- False Water Flow Alarms were being set-off in the building
- Found Check Valve to be dysfunctional during 5 Year Internal Check Valve Inspection due to foreign object.
- Control Valve not operating correctly due to MIC corrosion.
- Rebuild entire portion of Fire Riser
Object Found in Fire Riser Blocks Check Valve
On a fall afternoon in Phoenix, Arizona, a professional CertiPro Fire Safety Technician arrived at a commercial building. False water-flow alarms were being sounded, but oddly, no water was flowing through the sprinkler system.
At the same time, down the road, there was construction site. A plastic sleeve from the job site had broken off and fallen into the underground water line. When the line was pressurized for construction, a piece of that plastic sleeve got stuck in the Riser Check Valve.
What is a Check Valve and Where is it located?
The Riser Check Valve (A.K.A Backflow preventer) is a valve that prevents water from flowing out of the fire sprinkler system, once it has entered. It can be found in the Riser room of most commercial buildings.
Joseph, the Technician, tells us to “…imagine it like a one way street, so it allows water to flow in, but if it tries to go back the other way it shuts closed.” Check valves for fire protection prevent this unwanted reverse flow of water, known as Backflow, from occurring.
How did the object trigger the false alarm?
As an example, let’s say a fire department is opening up hydrants and using a lot of water from the city line to put out a fire a few blocks away from your commercial building. When this happens, pressure in your fire system is higher than the city water line pressure, causing a reverse flow of water that is usually halted by the Check Valve.
The Check Valve is there to keep water pressure stable within the sprinkler system pipes at all time. The city water line pressurizes water to the fire system. Joseph states the role of the Valve, explaining that “…if there is a break in the city line, the sprinkler system won’t lose its initial pressure. It also eliminates false alarms from water fluctuation.”
When Joseph took the Fire Riser apart (Fire sprinkler risers are where the plumbing outside a building ends and a fire sprinkler system begins), and found that the foreign sleeve was blocking the Check Valve, he knew that the Valve was now susceptible to water fluctuations.
If the Check Valve is not able to close when water pressure fluctuates in the fire system, then the Flow Switch paddle will sense water flowing out of the system. When water flows in and out of the Check Valve because of pressure changes, it triggers the flow switch, which is the piece responsible for triggering the false alarms.
Replacing the Check Valve
In order for CertiPro’s Technician to fully inspect the Check Valve, he was required to take the Riser apart. When he began taking it apart, he noticed the lip on the piping was almost completely eaten away by MIC ( Microbiologically influenced corrosion). On top of that, he needed a new Check Valve because the hinged Valve Clapper had a gap in it, and would not close tightly.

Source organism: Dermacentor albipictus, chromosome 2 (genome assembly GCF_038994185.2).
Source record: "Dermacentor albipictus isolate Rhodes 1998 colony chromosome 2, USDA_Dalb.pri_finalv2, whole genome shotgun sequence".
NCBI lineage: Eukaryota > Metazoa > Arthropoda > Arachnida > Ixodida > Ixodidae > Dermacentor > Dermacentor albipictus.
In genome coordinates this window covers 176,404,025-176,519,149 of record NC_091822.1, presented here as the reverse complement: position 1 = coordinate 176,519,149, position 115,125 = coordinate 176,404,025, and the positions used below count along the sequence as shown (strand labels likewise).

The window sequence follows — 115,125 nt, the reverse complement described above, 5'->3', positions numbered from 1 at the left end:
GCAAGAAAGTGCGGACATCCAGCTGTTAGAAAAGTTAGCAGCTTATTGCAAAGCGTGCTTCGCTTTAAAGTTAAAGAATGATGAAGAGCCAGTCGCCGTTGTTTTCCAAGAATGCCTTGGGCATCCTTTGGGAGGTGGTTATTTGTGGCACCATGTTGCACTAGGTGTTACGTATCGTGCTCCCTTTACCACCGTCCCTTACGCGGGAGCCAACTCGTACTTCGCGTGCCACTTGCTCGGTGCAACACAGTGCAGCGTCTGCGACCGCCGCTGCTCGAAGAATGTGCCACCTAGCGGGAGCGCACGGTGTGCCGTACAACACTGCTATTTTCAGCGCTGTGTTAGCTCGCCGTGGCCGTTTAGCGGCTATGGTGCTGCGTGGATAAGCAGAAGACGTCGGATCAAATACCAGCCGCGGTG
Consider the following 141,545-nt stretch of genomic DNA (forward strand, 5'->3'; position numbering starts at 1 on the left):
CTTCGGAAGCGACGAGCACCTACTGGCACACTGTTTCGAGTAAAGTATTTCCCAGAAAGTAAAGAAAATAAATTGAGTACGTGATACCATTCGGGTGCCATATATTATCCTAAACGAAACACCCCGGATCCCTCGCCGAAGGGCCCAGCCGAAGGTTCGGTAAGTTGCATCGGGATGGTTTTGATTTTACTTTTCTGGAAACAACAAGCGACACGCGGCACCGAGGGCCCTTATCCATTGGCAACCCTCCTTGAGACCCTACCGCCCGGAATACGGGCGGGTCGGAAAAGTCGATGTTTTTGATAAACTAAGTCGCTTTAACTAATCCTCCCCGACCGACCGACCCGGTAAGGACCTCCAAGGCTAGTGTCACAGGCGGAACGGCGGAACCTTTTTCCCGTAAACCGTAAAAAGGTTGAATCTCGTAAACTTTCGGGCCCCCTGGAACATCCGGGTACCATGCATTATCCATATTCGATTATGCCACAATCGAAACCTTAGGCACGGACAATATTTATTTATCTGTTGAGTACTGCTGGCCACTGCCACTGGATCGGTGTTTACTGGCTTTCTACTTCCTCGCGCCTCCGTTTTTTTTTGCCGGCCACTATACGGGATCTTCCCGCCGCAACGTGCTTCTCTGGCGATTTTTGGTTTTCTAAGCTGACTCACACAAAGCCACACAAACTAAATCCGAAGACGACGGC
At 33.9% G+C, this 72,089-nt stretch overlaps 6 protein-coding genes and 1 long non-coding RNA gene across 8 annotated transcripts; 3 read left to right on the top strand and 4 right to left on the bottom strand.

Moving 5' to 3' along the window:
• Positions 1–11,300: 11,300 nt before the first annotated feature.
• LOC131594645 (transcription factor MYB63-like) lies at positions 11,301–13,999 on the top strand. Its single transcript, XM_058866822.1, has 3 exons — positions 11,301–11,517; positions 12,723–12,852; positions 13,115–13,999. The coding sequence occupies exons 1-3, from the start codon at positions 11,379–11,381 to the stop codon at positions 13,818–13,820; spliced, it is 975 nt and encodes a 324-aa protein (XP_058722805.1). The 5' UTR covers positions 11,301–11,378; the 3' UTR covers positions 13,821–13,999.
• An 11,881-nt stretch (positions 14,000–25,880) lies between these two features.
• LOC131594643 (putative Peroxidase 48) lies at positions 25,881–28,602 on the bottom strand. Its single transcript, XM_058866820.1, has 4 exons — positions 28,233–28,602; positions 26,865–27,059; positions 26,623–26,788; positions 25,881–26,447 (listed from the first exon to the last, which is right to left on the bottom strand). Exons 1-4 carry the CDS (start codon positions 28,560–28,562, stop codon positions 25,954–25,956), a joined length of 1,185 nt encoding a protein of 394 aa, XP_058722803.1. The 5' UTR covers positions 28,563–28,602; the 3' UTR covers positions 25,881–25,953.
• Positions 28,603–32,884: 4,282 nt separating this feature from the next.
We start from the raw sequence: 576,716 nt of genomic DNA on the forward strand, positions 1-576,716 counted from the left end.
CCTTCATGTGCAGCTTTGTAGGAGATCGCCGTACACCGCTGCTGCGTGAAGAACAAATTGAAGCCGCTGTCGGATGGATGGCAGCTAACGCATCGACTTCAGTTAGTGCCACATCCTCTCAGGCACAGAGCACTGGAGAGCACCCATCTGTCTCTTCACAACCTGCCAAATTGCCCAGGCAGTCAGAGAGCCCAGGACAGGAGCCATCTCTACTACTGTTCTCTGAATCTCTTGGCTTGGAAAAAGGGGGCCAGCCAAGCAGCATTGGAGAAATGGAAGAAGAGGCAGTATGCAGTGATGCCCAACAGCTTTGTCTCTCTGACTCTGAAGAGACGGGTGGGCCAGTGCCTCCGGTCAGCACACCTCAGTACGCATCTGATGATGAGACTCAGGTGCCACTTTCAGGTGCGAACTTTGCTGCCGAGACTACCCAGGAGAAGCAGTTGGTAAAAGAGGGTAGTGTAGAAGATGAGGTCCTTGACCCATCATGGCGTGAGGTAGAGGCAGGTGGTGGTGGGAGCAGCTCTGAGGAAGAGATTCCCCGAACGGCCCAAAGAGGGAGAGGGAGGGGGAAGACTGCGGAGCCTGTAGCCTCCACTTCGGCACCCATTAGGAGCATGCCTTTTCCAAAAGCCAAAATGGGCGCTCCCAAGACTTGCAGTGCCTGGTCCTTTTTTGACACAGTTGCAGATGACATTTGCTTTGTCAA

Many check valves feature a hinged clapper with a spring. This keeps the valve closed until water flowing from some water source opens it. These clappers only open in one direction, so when these flows reverse, the clapper forms a water-tight seal.
Inspecting the Control Valve
In order for the Joseph, the CertiPro Technician, to inspect, test, and replace the Check Valve, he needed to shut off water from the Control valve by closing it. Control Valves control the flow of water in an automatic fire sprinkler system. It is critical they usually remain open to allow water flow to the sprinklers.
The Control Valve needed to be closed, because according to the NFPA 25, section A.22.214.171.124, the system should be drained for internal inspection of valve components as follows:
(1) Close the control valve.
(2) Open the main drain valve.
(3) Open the inspector’s test valve.
(4) Wait for the sound of draining water to cease and for all gauges to indicate 0 psi (0 bar) before removing the hand-hole cover or dismantling any component.
Unfortunately, upon inspection, the Control Valve was not shutting down all the way. Now, Joseph had to replace the Control Valve, as well as the section of piping that was eaten away by MIC (Microbiologically influenced corrosion). That’s when he knew he needed to basically rebuild the entire Fire Riser.
Arizona Commercial Properties are at a high risk
Joseph noted that Commercial properties need this type of work done more frequently because they use Risers in their buildings and because Arizona has exceptionally low water quality. Commercial properties in Arizona’s Phoenix -Metro have high rates of MIC and mineral build-up in the fire system pipes.
Joseph describes pipe build up and MIC as “silent killers” in the industry. Making matters worse, lies the fact that “Arizona water is so bad that there really is no avoiding it.”
Corrosion that eats the pipe away is one of the main causes of defects in sprinkler system piping. It causes pinhole leaks, like the corroded Riser pipe lip – mentioned earlier.
Know when to be concerned
Alarm check valves and system riser check valves require more frequent inspections. Regular inspections help to verify that the clapper functions properly and that the valve seat is in good condition. They also ensure that there aren’t any visible signs of corrosion or blockages.
TheNFPA 25 requires the inspection of alarm and check valves’ internal components every five years. This is called a 5 Year Internal Check Valve and Pipe Obstruction Inspection.
This service can be provided by a certified and trained fire and life safety professional. It basically checks that your building’s fire system piping is clear of MIC and mineral build up.